For those who recall BBC’s 1990s sitcom Brittas Empire, well-meaning but woefully inept leisure centre manager Gordon Brittas (played by Chris Barrie) was encouraged to look for promotion as he was utterly useless managing people. “You find you’ve got yourself a bit of a chocolate fireguard,” Brittas mused in one episode to his much more competent deputy. “You can’t sack people nowadays because they can’t do their job. You have to encourage them to look for promotion.”

While Brittas was describing his other deputy – wart-laden hypochondriac Colin Wetherby – viewers, along with his other deputy Laura, with whom he was conversing – could spot the deliberately unintended comparison between poor Colin and himself. Brittas eventually applied for and was offered the position of European Commissioner for Sport. “Europe is made for people like you, Mr Brittas,” Laura wryly reassured him in the last episode when he was having last-minute jitters about whether to go or not.

Indeed the EU would very much suit people with Brittas’ particular skillset and the Brittas Empire writers Richard Fegan and Andrew Norriss held this view of the EU as long ago as 1993.

Brittas had a dream. A dream that one day all the peoples of the world would come together and that he, initially as a lowly leisure centre manager, would help mould the physical souls of the population. The EU has a dream too…

I feel I need to show my hand at this point. I was a massive fan of Brittas Empire and I also share the view with the majority of those who voted in the EU Referendum during 2016 that the UK should leave the European Union. In writing this, I’m not attempting to change or even challenge entrenched views; nor am I going to suggest alternative ways of doing things. 

I have spotted striking similarities between otherwise sensible, high-earning commuters who are well educated in how Capitalism works, demanding that the rail network be re-nationalised and large swathes of the population flicking the metaphorical V-sign at the Establishment over our continued membership of the EU and the potential for financial unknown should we ever leave.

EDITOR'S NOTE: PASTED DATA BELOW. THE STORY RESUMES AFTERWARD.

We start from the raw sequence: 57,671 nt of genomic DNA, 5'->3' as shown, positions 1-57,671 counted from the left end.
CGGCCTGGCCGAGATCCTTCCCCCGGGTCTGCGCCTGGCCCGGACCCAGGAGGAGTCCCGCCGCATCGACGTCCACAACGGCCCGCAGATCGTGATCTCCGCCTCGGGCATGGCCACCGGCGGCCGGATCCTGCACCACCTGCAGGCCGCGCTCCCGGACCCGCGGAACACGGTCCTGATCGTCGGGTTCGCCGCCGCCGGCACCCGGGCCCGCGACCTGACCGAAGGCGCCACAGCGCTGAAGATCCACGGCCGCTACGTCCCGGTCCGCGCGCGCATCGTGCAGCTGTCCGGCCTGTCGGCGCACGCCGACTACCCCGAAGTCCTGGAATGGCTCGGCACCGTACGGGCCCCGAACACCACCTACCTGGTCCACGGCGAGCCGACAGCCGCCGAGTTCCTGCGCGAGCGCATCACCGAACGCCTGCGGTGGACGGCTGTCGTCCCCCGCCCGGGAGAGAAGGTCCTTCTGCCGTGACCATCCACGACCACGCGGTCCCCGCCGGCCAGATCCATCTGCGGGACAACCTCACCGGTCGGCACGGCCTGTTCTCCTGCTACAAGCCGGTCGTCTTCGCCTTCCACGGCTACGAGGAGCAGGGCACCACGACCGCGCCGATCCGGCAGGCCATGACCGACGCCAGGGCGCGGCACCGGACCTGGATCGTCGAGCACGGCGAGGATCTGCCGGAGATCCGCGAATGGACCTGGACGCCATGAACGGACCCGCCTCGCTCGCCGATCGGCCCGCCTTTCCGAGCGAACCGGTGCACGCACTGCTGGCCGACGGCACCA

Britain’s railway commuters pay a princely sum to travel to work and back by train, five days a week. The calculation for the cost of a Season Ticket varies slightly depending on distance travelled and the premium Anytime fare, but as a very general rule of thumb a weekly Season Ticket holder pays two-to-three times the Anytime return between A and B but can use their ticket for unlimited travel between A and B for seven consecutive days.

A weekly Season Ticket between Peterborough and London King’s Cross for ‘Any Permitted’ route (valid all operators between the two locations) costs £193.80 at the time of writing. An Anytime Short return (one journey in each direction though a period of one month is afforded for the return journey) costs £110.80. Therefore the weekly Season Ticket holder pays slightly less than two Anytime Returns.

Various emotionally-charged editorials and politically-motivated articles in railway magazines, penned by writers so passionate about the railway that I believe they genuinely lose some objectivity, have suggested that the railway should kindly remind its Season Ticket holders just what a great deal they’re getting. In the case of the many thousands who make the daily return trip from Peterborough to London King’s Cross, that for their £193.80 they’re not even paying for two Anytime Short Returns and so should tacitly be grateful of the astonishing value they’re getting.

Though this view could be seen as plain condescending, I feel the view is made through gentle ignorance of the ‘warts and all’ view commuters see of the railway. I’d counter that these hard-pressed long-distance travellers have a considerably better insight into the workings of the rail industry than we give them credit for.